In addition to the lack of living space, many homes are in urgent need of repair. About 60 percent of Igloolik households in 2010 were below housing standards. In the 2011 survey, 22 percent said their homes require major repairs for defective plumbing or wiring, broken oil or sewage tanks or broken hot water boilers.
Sharing and overcoming difficulty together is part of who Inuit are, but there comes a time when enough is enough and the status quo becomes too much. “I think we’re in dire straits,” said Solomon Allurut of Igloolik, who oversees affordable housing in the hamlet.
Improving the housing situation in Nunavut will be not be easy, but it can be done. In recent years the Government of Nunavut has invested heavily in housing, while the federal funding contribution has steadily declined. As an example, from 2012-2015 the Nunavut Housing Corporation invested about $160 million each year on affordable public and staff housing in Nunavut. Over that same period of time the then Conservative government contributed less than $50 million per year for affordable housing in Nunavut. In Budget 2016, the new federal Liberal government promised $739 million of new funding over the next two years for First Nations, Inuit and northern housing, in addition to other funding for affordable housing construction and retrofits.
Nunavut Senator Dennis Patterson, deputy chair of the Senate’s Standing Committee on Aboriginal Peoples, notes, “While moneys have been announced in the recent federal budget to build more social housing in Nunavut, which is welcome, there’s a steady decline in the funds from Canada to maintain those houses and operate them.”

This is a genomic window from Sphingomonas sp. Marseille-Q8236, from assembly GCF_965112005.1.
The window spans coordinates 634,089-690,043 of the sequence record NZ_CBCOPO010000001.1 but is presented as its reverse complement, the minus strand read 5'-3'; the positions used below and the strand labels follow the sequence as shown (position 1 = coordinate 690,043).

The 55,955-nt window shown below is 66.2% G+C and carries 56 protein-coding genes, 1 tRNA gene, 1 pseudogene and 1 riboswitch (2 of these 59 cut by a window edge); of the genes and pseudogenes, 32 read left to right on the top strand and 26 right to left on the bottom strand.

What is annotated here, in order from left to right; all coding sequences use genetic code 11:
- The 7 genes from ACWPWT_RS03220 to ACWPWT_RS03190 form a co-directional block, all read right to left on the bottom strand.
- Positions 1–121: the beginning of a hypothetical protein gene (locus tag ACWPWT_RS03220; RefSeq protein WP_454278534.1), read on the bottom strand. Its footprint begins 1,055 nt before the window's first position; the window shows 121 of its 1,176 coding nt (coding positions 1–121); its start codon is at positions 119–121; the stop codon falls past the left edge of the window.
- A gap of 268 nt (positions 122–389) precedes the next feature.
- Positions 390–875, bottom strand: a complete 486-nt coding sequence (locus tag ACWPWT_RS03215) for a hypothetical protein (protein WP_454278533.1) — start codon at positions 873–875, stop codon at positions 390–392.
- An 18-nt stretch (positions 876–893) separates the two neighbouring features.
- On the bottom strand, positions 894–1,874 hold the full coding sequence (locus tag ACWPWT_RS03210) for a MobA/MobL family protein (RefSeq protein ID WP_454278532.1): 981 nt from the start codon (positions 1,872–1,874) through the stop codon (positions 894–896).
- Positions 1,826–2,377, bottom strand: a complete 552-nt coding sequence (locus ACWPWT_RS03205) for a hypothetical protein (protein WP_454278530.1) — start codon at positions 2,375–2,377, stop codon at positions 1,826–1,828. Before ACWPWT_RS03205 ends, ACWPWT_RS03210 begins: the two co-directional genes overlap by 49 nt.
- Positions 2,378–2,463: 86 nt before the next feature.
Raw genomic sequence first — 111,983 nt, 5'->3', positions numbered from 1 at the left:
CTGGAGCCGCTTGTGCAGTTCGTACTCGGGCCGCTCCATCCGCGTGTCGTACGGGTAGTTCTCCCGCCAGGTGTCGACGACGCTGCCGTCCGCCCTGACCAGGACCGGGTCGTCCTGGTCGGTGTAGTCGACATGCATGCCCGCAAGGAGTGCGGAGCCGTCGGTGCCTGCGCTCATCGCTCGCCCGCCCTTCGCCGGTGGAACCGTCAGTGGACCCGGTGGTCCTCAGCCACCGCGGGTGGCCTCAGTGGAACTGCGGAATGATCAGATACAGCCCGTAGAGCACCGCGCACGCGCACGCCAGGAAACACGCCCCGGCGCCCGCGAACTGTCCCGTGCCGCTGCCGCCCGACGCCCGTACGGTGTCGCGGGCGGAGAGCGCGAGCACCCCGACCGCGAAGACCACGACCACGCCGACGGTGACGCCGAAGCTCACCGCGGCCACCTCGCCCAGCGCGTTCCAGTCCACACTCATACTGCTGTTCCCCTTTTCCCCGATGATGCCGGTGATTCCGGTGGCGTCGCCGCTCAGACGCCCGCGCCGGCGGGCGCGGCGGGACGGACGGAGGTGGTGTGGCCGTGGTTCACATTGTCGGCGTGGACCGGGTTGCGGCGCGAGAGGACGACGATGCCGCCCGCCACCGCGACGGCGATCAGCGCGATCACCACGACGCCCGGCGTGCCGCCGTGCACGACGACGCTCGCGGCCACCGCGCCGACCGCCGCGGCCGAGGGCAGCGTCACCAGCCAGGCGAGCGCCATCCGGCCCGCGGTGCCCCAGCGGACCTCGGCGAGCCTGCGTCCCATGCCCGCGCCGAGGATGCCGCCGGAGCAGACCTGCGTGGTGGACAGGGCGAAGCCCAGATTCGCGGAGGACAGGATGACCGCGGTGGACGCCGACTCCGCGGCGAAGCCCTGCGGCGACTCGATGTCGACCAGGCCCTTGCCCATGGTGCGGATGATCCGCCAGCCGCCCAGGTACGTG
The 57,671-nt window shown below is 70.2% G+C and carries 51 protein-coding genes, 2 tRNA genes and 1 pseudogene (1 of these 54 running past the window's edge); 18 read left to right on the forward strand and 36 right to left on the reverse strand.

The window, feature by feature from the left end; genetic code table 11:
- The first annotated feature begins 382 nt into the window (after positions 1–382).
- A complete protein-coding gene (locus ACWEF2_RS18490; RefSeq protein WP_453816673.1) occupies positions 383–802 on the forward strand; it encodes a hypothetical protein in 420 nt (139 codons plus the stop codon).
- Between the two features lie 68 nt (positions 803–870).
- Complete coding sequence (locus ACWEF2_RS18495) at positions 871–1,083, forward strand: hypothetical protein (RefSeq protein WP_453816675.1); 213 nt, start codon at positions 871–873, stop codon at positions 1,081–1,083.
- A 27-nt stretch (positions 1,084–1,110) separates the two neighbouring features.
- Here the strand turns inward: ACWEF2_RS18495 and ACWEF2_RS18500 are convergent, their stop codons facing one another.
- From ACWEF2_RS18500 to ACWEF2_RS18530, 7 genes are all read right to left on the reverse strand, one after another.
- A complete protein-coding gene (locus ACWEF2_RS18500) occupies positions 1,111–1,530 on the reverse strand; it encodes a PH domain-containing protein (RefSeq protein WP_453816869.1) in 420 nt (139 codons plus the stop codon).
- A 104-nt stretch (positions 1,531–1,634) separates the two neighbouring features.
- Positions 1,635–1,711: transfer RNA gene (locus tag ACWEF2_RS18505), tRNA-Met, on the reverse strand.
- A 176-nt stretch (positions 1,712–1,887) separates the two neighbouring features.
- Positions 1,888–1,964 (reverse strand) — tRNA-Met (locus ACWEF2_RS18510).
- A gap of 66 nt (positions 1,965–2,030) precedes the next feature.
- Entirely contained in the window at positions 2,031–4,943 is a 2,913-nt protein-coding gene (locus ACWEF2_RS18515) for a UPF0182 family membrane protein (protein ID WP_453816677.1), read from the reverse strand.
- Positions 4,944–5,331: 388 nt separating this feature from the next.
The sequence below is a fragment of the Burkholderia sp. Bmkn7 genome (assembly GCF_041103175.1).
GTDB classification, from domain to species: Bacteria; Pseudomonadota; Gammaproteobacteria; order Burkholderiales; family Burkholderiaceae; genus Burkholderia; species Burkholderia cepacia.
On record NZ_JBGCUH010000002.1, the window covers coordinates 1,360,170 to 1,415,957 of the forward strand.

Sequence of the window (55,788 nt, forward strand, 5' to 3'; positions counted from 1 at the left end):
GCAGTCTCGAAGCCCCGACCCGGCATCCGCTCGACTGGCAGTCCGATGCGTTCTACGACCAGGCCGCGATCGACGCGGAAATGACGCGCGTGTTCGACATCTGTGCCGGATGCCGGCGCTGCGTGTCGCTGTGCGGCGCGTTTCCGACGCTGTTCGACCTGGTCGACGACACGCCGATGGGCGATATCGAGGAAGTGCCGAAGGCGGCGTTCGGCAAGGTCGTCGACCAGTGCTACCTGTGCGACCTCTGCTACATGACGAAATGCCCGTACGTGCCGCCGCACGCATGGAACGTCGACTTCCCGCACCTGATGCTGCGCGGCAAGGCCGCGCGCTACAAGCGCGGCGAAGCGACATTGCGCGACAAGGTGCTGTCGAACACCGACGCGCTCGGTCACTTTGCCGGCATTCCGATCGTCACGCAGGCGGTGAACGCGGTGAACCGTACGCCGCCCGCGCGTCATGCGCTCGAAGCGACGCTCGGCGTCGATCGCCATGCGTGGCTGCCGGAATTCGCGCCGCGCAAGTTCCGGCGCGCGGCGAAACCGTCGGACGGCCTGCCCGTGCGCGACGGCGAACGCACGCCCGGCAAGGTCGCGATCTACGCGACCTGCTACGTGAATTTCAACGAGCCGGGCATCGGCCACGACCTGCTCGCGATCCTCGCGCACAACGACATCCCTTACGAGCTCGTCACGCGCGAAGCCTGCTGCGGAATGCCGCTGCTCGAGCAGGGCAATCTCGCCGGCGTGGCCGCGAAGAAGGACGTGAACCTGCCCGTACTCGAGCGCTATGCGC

Funding aimed at sustainability, and, more importantly, sustainable economic development in the North, are needed to support an improved housing picture for Inuit in Igloolik and in communities across Nunavut. “We’ve talked about housing as a crisis for a generation now,” says Natan Obed, President of Inuit Tapiriit Kanatami.
Life for my friends in Igloolik is not easy. Igloolingmiut are resilient and hopeful people. They are Canadian. In Igloolik people just want to lead a decent life like you and I. Sometimes I think too many of us take for granted the luxuries of basic infrastructure we have in southern Canada. Perhaps I am mistaken, but there should not be a housing shortage or broken hot water boilers in a part of Canada where it can feel like minus 70° Celsius in the winter.
Andrew Wong is a uWaterloo student and an A\J editorial intern. He led the Students on Ice alumni delegation to the UN Conference on Sustainable Development in June 2012, and was named Canada’s Next Green Journalist by Environmental Defence in 2011.